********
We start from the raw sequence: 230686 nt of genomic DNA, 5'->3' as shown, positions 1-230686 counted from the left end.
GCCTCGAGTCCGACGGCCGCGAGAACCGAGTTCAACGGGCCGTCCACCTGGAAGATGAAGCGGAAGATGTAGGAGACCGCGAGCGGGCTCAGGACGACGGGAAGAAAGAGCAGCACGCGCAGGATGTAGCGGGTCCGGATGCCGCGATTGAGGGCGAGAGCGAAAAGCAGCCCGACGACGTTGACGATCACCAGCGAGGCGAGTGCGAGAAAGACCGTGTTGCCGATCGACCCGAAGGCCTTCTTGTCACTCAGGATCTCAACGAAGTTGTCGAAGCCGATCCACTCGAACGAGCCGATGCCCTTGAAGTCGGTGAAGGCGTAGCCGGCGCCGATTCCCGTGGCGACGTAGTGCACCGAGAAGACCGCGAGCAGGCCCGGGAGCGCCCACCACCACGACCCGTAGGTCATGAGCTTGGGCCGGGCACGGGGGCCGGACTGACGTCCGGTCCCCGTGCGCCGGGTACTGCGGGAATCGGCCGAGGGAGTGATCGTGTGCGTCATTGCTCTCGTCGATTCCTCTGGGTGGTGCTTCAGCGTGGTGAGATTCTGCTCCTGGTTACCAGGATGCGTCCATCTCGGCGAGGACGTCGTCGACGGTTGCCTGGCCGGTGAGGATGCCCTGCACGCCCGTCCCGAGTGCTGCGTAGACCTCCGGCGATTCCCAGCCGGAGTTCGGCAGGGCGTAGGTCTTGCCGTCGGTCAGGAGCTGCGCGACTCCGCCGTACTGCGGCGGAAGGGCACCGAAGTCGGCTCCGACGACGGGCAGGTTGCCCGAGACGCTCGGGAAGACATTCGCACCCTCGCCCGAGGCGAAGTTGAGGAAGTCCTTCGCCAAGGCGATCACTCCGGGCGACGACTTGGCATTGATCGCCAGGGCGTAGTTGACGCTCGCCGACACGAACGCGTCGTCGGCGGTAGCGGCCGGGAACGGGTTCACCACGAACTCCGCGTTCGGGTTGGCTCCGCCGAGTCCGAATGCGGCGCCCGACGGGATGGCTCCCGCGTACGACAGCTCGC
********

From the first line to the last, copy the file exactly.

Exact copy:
We start from the raw sequence: 230686 nt of genomic DNA, 5'->3' as shown, positions 1-230686 counted from the left end.
GCCTCGAGTCCGACGGCCGCGAGAACCGAGTTCAACGGGCCGTCCACCTGGAAGATGAAGCGGAAGATGTAGGAGACCGCGAGCGGGCTCAGGACGACGGGAAGAAAGAGCAGCACGCGCAGGATGTAGCGGGTCCGGATGCCGCGATTGAGGGCGAGAGCGAAAAGCAGCCCGACGACGTTGACGATCACCAGCGAGGCGAGTGCGAGAAAGACCGTGTTGCCGATCGACCCGAAGGCCTTCTTGTCACTCAGGATCTCAACGAAGTTGTCGAAGCCGATCCACTCGAACGAGCCGATGCCCTTGAAGTCGGTGAAGGCGTAGCCGGCGCCGATTCCCGTGGCGACGTAGTGCACCGAGAAGACCGCGAGCAGGCCCGGGAGCGCCCACCACCACGACCCGTAGGTCATGAGCTTGGGCCGGGCACGGGGGCCGGACTGACGTCCGGTCCCCGTGCGCCGGGTACTGCGGGAATCGGCCGAGGGAGTGATCGTGTGCGTCATTGCTCTCGTCGATTCCTCTGGGTGGTGCTTCAGCGTGGTGAGATTCTGCTCCTGGTTACCAGGATGCGTCCATCTCGGCGAGGACGTCGTCGACGGTTGCCTGGCCGGTGAGGATGCCCTGCACGCCCGTCCCGAGTGCTGCGTAGACCTCCGGCGATTCCCAGCCGGAGTTCGGCAGGGCGTAGGTCTTGCCGTCGGTCAGGAGCTGCGCGACTCCGCCGTACTGCGGCGGAAGGGCACCGAAGTCGGCTCCGACGACGGGCAGGTTGCCCGAGACGCTCGGGAAGACATTCGCACCCTCGCCCGAGGCGAAGTTGAGGAAGTCCTTCGCCAAGGCGATCACTCCGGGCGACGACTTGGCATTGATCGCCAGGGCGTAGTTGACGCTCGCCGACACGAACGCGTCGTCGGCGGTAGCGGCCGGGAACGGGTTCACCACGAACTCCGCGTTCGGGTTGGCTCCGCCGAGTCCGAATGCGGCGCCCGACGGGATGGCTCCCGCGTACGACAGCTCGC